But as pointed out earlier, rising costs are a big concern for the company (and the entire sector). The group C1 cash costs surged more than 34% quarter on quarter to $US1.57 a pound. This pushed the full year C1 costs to $US1.27 a pound. The company does not see those pressures easing and it warned that 2022-23 C1 costs will reach US$1.57 a pound.

Investors noted the apparent downgrading of copper output in its 2023 guidance.

Sandfire issued a fairly wide production range for the new financial year of between 81,000 and 89,000 tonnes. That’s well below the 98,367 tonnes it delivered in 2021-22 and under the earlier guidance for last year as well.

But the takeover of MATSA will give its zinc output a big boost to 78,000-83,000 tonnes for the coming year, while lead should increase to between 6,000 and 10,000 tonnes for the year.

Sandfire CEO, Karl Simich, said in Thursday’s release:

‘We are delighted to report on an outstanding June Quarter, which caps a transformational year for Sandfire and positions our business for long-term growth. This should provide investors with a clear insight into the strong cashflow generating capability of our expanded global business, with the MATSA operations generating an EBITDA margin of 51% for FY2022 – a very strong result by any measure.
The strong margins and cashflows were achieved despite increasing costs. This is a global trend which reflects the impact of rising fuel and energy costs across all the jurisdictions where we operate, as well as significant labour shortages and the impact of COVID-19 in Western Australia. As a result, Group C1 unit costs came in slightly above guidance at US$1.27/lb of payable copper, which we think is still a very creditable result.
Operationally, we were very pleased with MATSA’s performance during the Quarter, as well as the strong progress with our operational integration, optimisation and excellence programs.
Elevated energy costs in Spain remain a challenge and were reflected in C1 unit costs for MATSA of US$1.81/lb for the quarter and US$1.45/lb for FY2022. We are progressing a number of responses to this situation, including the planned construction of new solar farms, engaging with electricity suppliers for new contracts and investigation of other pricing structures.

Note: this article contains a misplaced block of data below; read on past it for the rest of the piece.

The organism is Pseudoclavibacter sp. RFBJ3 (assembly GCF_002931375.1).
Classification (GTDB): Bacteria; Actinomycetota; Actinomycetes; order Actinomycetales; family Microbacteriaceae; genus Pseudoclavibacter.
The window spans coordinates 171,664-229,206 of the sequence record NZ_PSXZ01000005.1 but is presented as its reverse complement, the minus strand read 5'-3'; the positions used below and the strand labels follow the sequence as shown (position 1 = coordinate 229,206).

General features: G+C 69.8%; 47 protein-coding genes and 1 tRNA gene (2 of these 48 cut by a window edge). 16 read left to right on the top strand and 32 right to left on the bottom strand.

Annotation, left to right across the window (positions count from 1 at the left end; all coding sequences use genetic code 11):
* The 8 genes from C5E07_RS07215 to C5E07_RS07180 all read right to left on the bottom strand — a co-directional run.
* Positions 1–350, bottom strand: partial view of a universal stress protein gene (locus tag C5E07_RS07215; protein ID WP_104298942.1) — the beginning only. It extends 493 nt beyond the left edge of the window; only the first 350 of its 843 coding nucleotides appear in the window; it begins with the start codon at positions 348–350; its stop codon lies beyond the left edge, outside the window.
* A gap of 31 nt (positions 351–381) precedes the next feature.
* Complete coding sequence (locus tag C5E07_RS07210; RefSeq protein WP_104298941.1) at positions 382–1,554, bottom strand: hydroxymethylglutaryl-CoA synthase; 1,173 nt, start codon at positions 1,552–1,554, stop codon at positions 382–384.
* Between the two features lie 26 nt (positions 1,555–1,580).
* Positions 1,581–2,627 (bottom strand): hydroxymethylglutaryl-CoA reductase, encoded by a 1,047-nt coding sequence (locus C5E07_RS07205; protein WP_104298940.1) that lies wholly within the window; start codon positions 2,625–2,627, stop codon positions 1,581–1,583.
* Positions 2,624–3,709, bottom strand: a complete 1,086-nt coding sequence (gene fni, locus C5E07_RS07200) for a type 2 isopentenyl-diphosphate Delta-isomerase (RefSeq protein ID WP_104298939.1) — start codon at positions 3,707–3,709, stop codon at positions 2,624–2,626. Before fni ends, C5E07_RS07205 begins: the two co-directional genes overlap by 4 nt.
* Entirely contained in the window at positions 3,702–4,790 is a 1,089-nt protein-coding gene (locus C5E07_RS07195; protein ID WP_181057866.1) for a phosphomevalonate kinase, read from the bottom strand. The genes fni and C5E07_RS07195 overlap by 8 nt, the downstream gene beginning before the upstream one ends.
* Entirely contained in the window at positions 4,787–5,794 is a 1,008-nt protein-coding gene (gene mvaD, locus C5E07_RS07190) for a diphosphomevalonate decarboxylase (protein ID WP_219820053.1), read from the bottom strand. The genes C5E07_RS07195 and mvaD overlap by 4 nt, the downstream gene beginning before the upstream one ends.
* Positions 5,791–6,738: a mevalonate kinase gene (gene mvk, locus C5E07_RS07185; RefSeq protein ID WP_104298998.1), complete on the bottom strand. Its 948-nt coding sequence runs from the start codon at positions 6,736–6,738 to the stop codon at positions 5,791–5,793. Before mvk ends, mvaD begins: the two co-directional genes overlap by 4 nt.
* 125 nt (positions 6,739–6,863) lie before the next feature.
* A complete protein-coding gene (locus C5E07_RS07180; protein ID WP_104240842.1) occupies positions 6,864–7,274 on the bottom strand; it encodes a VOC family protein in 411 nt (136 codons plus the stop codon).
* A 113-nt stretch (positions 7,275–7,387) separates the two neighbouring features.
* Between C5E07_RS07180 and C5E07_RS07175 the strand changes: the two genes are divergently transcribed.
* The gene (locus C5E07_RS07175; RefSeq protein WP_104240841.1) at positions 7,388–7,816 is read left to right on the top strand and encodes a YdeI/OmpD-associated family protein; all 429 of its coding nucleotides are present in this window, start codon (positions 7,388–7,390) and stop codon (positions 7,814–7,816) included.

At the DeGrussa Operations in Western Australia, our team delivered another quarter of safe production despite the challenges of COVID-19 and ongoing cost pressures, with the operation continuing to generate strong margins and make a strong contribution to our Group production.
This will continue for another four months, with mining expected to be completed in September 2022 and processing to wind up in October. We have developed a detailed care and maintenance and mine closure plan and have implemented high-quality retention and engagement programs with our staff and contractors, to ensure a smooth and seamless transition.
The strong cashflows generated during the quarter saw us finish the year with cash holdings of US$463.1 million and net debt of US$324.7 million. We remain well placed to make the first repayment due under the MATSA facility of US$118 million at the end of September, together with repayment of our ~US$138M (A$200 million) ANZ corporate facility in Australia.
Commodity prices experienced significant headwinds towards the end of the quarter, with both copper and zinc prices moving significantly lower. While delivering production into lower commodity markets in the near term will have an impact on our business, we remain extremely positive on the longer-term demand outlook for the metals we produce, Mr Sumich said.